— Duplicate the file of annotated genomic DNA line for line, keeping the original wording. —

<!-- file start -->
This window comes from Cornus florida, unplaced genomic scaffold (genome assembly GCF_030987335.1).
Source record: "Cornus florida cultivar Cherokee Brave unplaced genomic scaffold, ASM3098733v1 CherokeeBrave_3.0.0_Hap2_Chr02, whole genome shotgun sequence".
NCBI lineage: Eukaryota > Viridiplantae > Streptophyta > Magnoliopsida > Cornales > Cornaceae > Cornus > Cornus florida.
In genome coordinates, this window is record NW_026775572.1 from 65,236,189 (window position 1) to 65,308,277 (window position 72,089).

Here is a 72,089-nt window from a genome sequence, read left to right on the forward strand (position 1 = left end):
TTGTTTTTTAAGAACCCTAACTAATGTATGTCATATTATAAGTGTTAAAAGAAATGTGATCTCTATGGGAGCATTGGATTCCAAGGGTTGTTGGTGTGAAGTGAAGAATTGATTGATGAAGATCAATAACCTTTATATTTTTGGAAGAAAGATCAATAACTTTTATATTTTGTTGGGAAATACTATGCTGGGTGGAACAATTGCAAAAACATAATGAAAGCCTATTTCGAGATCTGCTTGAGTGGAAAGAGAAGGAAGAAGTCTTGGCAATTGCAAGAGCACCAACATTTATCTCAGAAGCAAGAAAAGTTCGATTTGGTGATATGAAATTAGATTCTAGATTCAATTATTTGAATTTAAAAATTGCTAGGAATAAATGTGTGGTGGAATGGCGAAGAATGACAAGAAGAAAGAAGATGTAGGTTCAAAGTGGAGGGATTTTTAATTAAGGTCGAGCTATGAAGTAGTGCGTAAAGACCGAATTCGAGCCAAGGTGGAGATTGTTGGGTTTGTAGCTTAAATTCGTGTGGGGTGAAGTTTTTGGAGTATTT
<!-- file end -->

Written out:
This window comes from Cornus florida, unplaced genomic scaffold (genome assembly GCF_030987335.1).
Source record: "Cornus florida cultivar Cherokee Brave unplaced genomic scaffold, ASM3098733v1 CherokeeBrave_3.0.0_Hap2_Chr02, whole genome shotgun sequence".
NCBI lineage: Eukaryota > Viridiplantae > Streptophyta > Magnoliopsida > Cornales > Cornaceae > Cornus > Cornus florida.
In genome coordinates, this window is record NW_026775572.1 from 65,236,189 (window position 1) to 65,308,277 (window position 72,089).

Here is a 72,089-nt window from a genome sequence, read left to right on the forward strand (position 1 = left end):
TTGTTTTTTAAGAACCCTAACTAATGTATGTCATATTATAAGTGTTAAAAGAAATGTGATCTCTATGGGAGCATTGGATTCCAAGGGTTGTTGGTGTGAAGTGAAGAATTGATTGATGAAGATCAATAACCTTTATATTTTTGGAAGAAAGATCAATAACTTTTATATTTTGTTGGGAAATACTATGCTGGGTGGAACAATTGCAAAAACATAATGAAAGCCTATTTCGAGATCTGCTTGAGTGGAAAGAGAAGGAAGAAGTCTTGGCAATTGCAAGAGCACCAACATTTATCTCAGAAGCAAGAAAAGTTCGATTTGGTGATATGAAATTAGATTCTAGATTCAATTATTTGAATTTAAAAATTGCTAGGAATAAATGTGTGGTGGAATGGCGAAGAATGACAAGAAGAAAGAAGATGTAGGTTCAAAGTGGAGGGATTTTTAATTAAGGTCGAGCTATGAAGTAGTGCGTAAAGACCGAATTCGAGCCAAGGTGGAGATTGTTGGGTTTGTAGCTTAAATTCGTGTGGGGTGAAGTTTTTGGAGTATTT